John Mooney, in The Sunday Times, wrote that the Minister for Justice Frances Fitzgerald received a protected disclosure in the summer.
In it, it was claimed that the then Garda Commissioner Noirin O’Sullivan “was informed in May 2014 about a referral from Tusla, the child and family agency, which alleged garda whistleblower Maurice McCabe had been accused of raping a child”.
It’s not known if, on receipt of this information, Ms O’Sullivan notified Justice Minister Frances Fitzgerald about the allegation.
Mr Mooney reported that the protected disclosure has been referred to the Disclosures Tribunal where Judge Peter Charleton is examining claims that the circulation of this false rape allegation was part of a smear campaign against Sgt McCabe.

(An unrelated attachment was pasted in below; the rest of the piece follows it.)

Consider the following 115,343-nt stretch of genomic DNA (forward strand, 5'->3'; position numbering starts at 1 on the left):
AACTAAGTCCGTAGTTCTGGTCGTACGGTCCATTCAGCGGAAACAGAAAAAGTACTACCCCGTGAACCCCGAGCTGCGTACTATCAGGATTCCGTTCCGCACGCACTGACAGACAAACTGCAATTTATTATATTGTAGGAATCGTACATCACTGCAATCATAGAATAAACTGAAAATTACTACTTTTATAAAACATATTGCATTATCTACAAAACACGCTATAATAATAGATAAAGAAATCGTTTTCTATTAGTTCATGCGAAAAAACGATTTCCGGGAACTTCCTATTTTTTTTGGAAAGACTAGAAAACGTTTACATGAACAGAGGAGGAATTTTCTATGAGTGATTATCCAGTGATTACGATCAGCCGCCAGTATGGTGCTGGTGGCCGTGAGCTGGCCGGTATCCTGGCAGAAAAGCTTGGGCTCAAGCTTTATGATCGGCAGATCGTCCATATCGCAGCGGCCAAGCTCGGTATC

The Sunday Times‘ article didn’t report what specific day in May 2014 Ms O’Sullivan was supposedly informed.
Nor did it make clear whether the protected disclosure stated that Ms O’Sullivan was told the false rape allegation was a bona fide referral, or if she was told that a false rape referral had been made against Sgt McCabe and that there had been a catastrophic mistake.
This would appear to be crucial as May 2014 was both the month Tusla presented the false referral to the gardai as a bona fide referral and the month Tusla later informed senior gardai that the referral was botched.
The Disclosures Tribunal has already been told by retired senior gardai that the fake rape referral travelled up the chain of command in An Garda Siochana and reached the Garda Commissioner’s office in May 2014 and that an update to inform Ms O’Sullivan that it was false was never passed on to Ms O’Sullivan.